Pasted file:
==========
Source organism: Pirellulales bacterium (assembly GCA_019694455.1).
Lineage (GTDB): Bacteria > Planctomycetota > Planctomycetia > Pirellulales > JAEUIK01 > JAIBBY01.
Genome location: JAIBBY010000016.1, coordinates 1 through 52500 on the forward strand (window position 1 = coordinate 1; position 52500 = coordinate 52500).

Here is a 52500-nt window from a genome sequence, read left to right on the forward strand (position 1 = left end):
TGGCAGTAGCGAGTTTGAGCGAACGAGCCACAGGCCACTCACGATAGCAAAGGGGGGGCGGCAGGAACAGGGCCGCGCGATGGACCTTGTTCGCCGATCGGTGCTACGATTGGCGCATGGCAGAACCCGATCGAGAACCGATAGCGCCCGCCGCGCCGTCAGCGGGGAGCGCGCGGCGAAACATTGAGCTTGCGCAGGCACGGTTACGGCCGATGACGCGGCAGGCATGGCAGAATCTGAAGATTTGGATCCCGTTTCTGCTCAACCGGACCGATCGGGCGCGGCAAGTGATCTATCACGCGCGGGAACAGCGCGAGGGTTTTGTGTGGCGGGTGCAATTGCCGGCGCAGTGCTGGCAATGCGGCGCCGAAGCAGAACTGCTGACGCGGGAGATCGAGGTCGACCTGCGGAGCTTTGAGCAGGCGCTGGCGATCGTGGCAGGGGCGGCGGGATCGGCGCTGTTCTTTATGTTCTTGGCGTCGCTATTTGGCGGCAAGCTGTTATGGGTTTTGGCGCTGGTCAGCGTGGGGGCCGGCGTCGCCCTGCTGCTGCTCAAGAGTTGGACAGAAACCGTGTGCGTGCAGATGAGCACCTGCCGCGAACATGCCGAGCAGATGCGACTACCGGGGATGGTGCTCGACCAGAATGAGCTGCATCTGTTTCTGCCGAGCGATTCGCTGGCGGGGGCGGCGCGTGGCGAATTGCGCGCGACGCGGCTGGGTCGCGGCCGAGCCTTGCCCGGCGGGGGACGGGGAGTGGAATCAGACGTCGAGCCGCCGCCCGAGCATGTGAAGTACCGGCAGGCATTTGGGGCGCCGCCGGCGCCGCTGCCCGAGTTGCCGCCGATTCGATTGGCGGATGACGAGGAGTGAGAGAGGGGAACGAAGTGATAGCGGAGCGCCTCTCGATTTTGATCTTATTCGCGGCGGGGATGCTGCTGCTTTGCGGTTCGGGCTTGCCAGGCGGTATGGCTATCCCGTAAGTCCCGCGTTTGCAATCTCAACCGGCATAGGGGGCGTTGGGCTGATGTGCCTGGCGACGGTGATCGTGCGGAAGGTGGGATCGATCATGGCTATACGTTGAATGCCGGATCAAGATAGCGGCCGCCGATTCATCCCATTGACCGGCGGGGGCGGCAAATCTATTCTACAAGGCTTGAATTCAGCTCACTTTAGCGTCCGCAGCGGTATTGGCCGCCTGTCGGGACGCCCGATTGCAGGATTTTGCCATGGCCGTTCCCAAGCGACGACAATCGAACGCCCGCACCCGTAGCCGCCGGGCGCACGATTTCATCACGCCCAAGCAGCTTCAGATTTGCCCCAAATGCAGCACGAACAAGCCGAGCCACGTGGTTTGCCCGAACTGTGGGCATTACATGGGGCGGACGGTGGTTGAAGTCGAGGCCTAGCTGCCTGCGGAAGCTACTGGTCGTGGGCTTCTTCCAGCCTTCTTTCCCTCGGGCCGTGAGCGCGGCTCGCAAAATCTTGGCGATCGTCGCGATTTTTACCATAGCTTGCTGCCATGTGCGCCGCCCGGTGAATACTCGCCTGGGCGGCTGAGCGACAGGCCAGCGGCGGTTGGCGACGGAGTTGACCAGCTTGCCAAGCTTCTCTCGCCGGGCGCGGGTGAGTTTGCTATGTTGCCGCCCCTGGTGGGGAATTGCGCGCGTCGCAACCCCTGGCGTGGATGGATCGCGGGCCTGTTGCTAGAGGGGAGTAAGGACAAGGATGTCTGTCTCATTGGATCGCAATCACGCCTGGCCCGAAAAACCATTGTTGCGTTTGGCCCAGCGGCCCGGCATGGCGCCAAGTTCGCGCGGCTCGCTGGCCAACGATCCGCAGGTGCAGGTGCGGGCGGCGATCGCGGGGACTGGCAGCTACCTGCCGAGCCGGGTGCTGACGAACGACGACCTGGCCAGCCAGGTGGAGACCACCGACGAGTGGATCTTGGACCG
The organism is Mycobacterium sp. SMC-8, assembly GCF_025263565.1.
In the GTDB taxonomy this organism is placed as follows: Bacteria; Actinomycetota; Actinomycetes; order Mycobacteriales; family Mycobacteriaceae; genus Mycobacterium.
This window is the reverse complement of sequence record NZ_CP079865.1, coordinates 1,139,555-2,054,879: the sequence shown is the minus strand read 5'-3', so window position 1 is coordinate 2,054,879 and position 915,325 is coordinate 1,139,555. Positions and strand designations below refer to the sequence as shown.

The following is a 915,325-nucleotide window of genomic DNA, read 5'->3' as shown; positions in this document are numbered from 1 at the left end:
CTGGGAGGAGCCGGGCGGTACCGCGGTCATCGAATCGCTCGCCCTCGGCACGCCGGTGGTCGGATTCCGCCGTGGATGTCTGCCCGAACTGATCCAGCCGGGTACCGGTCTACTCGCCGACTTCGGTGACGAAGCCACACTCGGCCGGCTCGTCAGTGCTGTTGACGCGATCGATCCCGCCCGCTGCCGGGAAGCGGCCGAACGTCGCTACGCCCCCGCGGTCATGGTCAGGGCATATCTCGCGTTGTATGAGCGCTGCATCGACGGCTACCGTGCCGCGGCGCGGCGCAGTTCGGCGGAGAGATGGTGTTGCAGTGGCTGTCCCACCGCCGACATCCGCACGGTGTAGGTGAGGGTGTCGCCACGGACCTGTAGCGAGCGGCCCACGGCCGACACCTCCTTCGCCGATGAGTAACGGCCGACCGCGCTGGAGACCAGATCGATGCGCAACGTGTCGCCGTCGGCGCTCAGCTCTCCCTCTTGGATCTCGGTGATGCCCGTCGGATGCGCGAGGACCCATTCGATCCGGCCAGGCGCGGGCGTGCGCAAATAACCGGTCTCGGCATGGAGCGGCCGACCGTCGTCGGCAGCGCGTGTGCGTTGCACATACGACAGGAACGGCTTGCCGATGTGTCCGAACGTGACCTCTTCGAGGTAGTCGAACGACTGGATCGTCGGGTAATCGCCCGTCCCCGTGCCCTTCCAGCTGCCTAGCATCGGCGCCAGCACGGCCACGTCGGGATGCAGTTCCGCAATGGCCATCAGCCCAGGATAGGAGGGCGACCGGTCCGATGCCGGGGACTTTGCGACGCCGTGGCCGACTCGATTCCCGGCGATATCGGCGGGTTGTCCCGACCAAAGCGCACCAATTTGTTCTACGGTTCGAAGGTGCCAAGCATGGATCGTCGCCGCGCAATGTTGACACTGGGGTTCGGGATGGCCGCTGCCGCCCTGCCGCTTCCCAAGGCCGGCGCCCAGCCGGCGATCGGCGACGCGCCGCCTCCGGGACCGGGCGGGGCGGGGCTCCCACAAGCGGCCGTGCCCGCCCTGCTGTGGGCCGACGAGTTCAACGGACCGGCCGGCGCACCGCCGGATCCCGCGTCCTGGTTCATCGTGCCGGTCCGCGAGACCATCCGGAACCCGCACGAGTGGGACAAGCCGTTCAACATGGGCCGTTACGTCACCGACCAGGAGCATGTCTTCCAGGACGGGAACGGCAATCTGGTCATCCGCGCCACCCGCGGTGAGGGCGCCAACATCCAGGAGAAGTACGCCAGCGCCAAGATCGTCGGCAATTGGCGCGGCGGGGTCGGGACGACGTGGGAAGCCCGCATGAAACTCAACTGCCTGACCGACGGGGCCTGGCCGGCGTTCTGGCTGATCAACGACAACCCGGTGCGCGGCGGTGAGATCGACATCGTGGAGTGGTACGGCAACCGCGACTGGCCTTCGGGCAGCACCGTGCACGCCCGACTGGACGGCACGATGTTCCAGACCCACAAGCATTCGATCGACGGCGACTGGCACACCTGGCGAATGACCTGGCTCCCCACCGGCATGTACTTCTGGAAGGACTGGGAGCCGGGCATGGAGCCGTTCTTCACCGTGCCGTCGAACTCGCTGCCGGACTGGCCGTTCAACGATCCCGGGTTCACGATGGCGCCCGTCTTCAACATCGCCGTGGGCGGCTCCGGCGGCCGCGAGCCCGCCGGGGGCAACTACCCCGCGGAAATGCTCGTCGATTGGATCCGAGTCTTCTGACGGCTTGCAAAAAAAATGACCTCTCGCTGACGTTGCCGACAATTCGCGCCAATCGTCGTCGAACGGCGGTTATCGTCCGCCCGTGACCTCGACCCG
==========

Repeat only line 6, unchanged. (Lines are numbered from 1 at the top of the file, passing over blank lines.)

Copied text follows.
The organism is Mycobacterium sp. SMC-8, assembly GCF_025263565.1.